Inputs – Special Rapporteur on the Right to Development
“Role of businesses in realising the right to development”
The Human Rights Council, in its resolution 33/14 of 29 September 2016, established the mandate of the United Nations Special Rapporteur on the right to development. In 2023, the Special Rapporteur will present a report on “the role of business in realising the right to development in the context of the 2030 Agenda for Sustainable Development and other relevant international human rights instruments” to the United Nations General Assembly in October 2023.
With the objective of collecting information regarding the role of businesses in realising the right to development, Prof Surya Deva, Special Rapporteur on the Right to Development, made an open call for inputs from various stakeholders such as States, international organisations, national human rights institutions, civil society organisations, and others.
In line with its programme of work, the South Centre is keen to submit the following information to the Special Rapporteur on the Right to Development considering the need to achieve progress on the fulfilment of social rights, in particular the Right to Development (RtD) and its interface with issues such as climate change, corporate responsibility, food security and small farmers’ livelihood.
Submission to the Global Digital Compact
Apply Human Rights Online
Geneva, April 2023
The South Centre’s Board approved in September 2022 its Programme of Work 2023-2025 where the policy dimensions of digital transformation are highlighted as one of the priority areas for developing countries, including the need to harness digital technologies in education, health and the production of goods and services, support the development of a domestic digital industry, improve their digital infrastructure, advance digital equity and inclusion, effectively tax the digital companies and contribute to shaping the digital governance architecture to advance the Sustainable Development Goals (SDGs).
Following the call made in the Declaration on the Commemoration of the Seventy-Fifth Anniversary of the United Nations (A/RES/75/1) for improved digital cooperation, the United Nations (UN) Secretary General’s Roadmap for Digital Cooperation and his report ‘Our Common Future’, the South Centre submits the following written contribution to the UN Secretary General ahead to the Summit of the Future with the objective of providing support to developing countries in the intergovernmental process concerning the digital transformation.
DATA FOR DEVELOPMENT: HOW TO LEGALLY CHARACTERIZE DATA?
SOUTH CENTRE’S CONTRIBUTION TO THE eTRADE FOR ALL LEADERSHIP DIALOGUE OF THE UNCTAD eCOMMERCE WEEK 2022
Radical technological changes have always challenged pre-existing legal frameworks as demonstrated, for instance, by the commercialization of computer software independently from hardware and the use of genetic information to develop biotechnological innovations in various areas such as health and agriculture. The emergence of big data is a new and outstanding example of such situations. With the growing digitalization of multiple activities, ranging from education and health to ‘smart farming’ and the supply of the most diverse goods, the production and storage of data have exploded. Individuals, businesses and governments are generating an immense amount of data and this will only continue to grow in the future. Yet, the legal characterization of data is still a matter of considerable divergencies and debate. Policy makers and scholars are still searching for legal approaches suitable to address the complex relationships among producers, processors, controllers and users of data…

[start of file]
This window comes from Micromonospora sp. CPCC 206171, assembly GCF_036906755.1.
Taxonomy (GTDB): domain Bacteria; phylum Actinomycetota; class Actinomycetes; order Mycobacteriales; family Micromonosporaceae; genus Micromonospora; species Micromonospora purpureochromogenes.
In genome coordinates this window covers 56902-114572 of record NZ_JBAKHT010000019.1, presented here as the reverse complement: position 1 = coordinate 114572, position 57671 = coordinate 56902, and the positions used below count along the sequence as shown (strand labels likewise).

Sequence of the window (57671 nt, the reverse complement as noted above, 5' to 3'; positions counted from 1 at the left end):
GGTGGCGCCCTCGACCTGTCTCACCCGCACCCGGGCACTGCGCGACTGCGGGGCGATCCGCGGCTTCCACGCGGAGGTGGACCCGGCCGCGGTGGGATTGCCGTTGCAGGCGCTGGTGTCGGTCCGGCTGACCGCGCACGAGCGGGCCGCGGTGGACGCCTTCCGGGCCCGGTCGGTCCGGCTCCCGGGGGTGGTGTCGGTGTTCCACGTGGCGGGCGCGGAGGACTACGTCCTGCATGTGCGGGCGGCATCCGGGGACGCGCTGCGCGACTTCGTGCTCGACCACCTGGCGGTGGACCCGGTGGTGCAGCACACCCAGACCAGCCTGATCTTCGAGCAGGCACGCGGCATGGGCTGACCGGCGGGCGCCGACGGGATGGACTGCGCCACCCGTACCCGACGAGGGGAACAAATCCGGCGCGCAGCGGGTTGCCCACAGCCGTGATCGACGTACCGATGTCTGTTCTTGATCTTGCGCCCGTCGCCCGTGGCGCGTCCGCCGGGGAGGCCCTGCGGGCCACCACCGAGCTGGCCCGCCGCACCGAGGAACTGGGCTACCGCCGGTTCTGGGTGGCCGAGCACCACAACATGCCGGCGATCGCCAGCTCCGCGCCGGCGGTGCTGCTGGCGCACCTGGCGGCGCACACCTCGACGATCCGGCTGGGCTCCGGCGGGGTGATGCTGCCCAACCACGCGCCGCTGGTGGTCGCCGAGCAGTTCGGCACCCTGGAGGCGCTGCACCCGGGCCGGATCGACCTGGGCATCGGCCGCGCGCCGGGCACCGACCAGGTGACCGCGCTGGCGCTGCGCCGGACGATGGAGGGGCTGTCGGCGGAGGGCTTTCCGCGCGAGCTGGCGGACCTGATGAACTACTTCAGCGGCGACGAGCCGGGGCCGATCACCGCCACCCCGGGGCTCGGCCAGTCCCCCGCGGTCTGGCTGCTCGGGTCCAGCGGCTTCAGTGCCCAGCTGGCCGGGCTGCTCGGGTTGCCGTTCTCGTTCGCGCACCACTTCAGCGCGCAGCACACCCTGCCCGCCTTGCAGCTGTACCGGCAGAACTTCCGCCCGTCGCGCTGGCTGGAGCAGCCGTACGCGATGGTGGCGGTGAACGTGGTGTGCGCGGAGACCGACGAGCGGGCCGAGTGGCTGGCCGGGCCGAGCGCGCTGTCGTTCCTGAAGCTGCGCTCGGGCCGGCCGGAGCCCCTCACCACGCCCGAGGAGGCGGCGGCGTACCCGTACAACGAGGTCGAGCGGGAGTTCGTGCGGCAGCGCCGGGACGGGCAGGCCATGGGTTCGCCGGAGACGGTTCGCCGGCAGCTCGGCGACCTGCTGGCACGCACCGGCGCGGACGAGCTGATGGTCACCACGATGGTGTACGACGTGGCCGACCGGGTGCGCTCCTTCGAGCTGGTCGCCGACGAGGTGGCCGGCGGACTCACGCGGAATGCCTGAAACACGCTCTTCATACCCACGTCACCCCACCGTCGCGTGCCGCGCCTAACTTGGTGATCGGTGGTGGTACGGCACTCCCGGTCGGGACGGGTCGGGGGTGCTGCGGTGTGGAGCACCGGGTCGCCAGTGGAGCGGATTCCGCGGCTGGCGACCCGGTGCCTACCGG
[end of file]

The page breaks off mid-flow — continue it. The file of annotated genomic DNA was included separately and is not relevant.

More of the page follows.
Technology and inequality: can we decolonise the digital world?
By Padmashree Gehl Sampath
In this article, the author argues that techno-centric explanations of progress and industrialisation are deeply entrenched in a wider social context that encourages us to ignore the historical roots of current inequalities – which, in fact, are not amenable to a technological solution alone. Making the data economy work for all will require a serious reflection on how we want to frame this debate, and how to align ourselves to a common vision of social progress that technology could help to accomplish.
Access to Medical Equipment in a Pandemic Situation: Importance of Localized Supply Chains and 3D Printing
By Muhammad Zaheer Abbas, PhD
The response to the COVID-19 crisis highlighted the weaknesses of the free trade system and failures of the traditional supply chains. Public health preparedness for future pandemics demands nation-states to increase their local production of medical supplies in order to reduce their dependence on third countries. Globally connected local production, enabled by digital fabrication tools, is arguably the best policy response to collaboratively address supply-chain vulnerabilities. 3D printing technology, which is the most prominent manifestation of digital fabrication ecosystems, can play a key role in enhancing the local production capacity in a time- and cost-efficient manner. This paper calls for an increased focus on local production and proposes a more systematic use of 3D printing capabilities to address shortages of critical medical equipment in a health emergency.